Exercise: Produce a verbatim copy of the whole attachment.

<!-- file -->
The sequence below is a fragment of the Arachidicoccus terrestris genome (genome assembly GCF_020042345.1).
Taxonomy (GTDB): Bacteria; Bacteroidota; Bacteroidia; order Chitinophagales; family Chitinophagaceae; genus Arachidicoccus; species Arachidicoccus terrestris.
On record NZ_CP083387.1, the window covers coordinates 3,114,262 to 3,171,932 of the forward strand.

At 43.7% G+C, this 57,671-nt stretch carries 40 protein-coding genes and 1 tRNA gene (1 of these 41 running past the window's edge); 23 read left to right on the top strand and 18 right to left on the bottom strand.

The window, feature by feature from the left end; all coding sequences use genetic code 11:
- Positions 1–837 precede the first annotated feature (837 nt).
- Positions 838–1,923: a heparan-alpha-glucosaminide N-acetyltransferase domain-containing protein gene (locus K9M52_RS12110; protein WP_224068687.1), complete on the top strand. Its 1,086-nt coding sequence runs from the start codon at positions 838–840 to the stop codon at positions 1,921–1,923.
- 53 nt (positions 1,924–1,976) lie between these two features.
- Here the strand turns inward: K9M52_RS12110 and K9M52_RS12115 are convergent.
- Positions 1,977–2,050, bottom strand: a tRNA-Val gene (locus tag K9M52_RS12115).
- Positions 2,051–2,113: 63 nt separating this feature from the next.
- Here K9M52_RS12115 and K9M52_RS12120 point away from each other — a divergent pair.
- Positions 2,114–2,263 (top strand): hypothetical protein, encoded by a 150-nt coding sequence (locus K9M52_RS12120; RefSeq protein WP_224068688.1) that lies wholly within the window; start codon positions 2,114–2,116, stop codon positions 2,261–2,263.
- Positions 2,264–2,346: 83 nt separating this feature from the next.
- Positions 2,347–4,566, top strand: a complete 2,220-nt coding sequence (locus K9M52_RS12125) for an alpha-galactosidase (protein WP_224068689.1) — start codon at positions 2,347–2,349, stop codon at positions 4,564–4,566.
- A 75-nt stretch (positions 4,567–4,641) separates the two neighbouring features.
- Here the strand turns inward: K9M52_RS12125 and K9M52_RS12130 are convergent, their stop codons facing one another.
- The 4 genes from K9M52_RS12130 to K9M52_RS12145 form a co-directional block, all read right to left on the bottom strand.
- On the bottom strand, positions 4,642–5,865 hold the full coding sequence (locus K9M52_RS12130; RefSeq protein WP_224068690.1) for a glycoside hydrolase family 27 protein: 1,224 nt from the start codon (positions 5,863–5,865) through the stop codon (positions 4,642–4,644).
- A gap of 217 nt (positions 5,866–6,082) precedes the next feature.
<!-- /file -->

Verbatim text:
The sequence below is a fragment of the Arachidicoccus terrestris genome (genome assembly GCF_020042345.1).
Taxonomy (GTDB): Bacteria; Bacteroidota; Bacteroidia; order Chitinophagales; family Chitinophagaceae; genus Arachidicoccus; species Arachidicoccus terrestris.
On record NZ_CP083387.1, the window covers coordinates 3,114,262 to 3,171,932 of the forward strand.

At 43.7% G+C, this 57,671-nt stretch carries 40 protein-coding genes and 1 tRNA gene (1 of these 41 running past the window's edge); 23 read left to right on the top strand and 18 right to left on the bottom strand.

The window, feature by feature from the left end; all coding sequences use genetic code 11:
- Positions 1–837 precede the first annotated feature (837 nt).
- Positions 838–1,923: a heparan-alpha-glucosaminide N-acetyltransferase domain-containing protein gene (locus K9M52_RS12110; protein WP_224068687.1), complete on the top strand. Its 1,086-nt coding sequence runs from the start codon at positions 838–840 to the stop codon at positions 1,921–1,923.
- 53 nt (positions 1,924–1,976) lie between these two features.
- Here the strand turns inward: K9M52_RS12110 and K9M52_RS12115 are convergent.
- Positions 1,977–2,050, bottom strand: a tRNA-Val gene (locus tag K9M52_RS12115).
- Positions 2,051–2,113: 63 nt separating this feature from the next.
- Here K9M52_RS12115 and K9M52_RS12120 point away from each other — a divergent pair.
- Positions 2,114–2,263 (top strand): hypothetical protein, encoded by a 150-nt coding sequence (locus K9M52_RS12120; RefSeq protein WP_224068688.1) that lies wholly within the window; start codon positions 2,114–2,116, stop codon positions 2,261–2,263.
- Positions 2,264–2,346: 83 nt separating this feature from the next.
- Positions 2,347–4,566, top strand: a complete 2,220-nt coding sequence (locus K9M52_RS12125) for an alpha-galactosidase (protein WP_224068689.1) — start codon at positions 2,347–2,349, stop codon at positions 4,564–4,566.
- A 75-nt stretch (positions 4,567–4,641) separates the two neighbouring features.
- Here the strand turns inward: K9M52_RS12125 and K9M52_RS12130 are convergent, their stop codons facing one another.
- The 4 genes from K9M52_RS12130 to K9M52_RS12145 form a co-directional block, all read right to left on the bottom strand.
- On the bottom strand, positions 4,642–5,865 hold the full coding sequence (locus K9M52_RS12130; RefSeq protein WP_224068690.1) for a glycoside hydrolase family 27 protein: 1,224 nt from the start codon (positions 5,863–5,865) through the stop codon (positions 4,642–4,644).
- A gap of 217 nt (positions 5,866–6,082) precedes the next feature.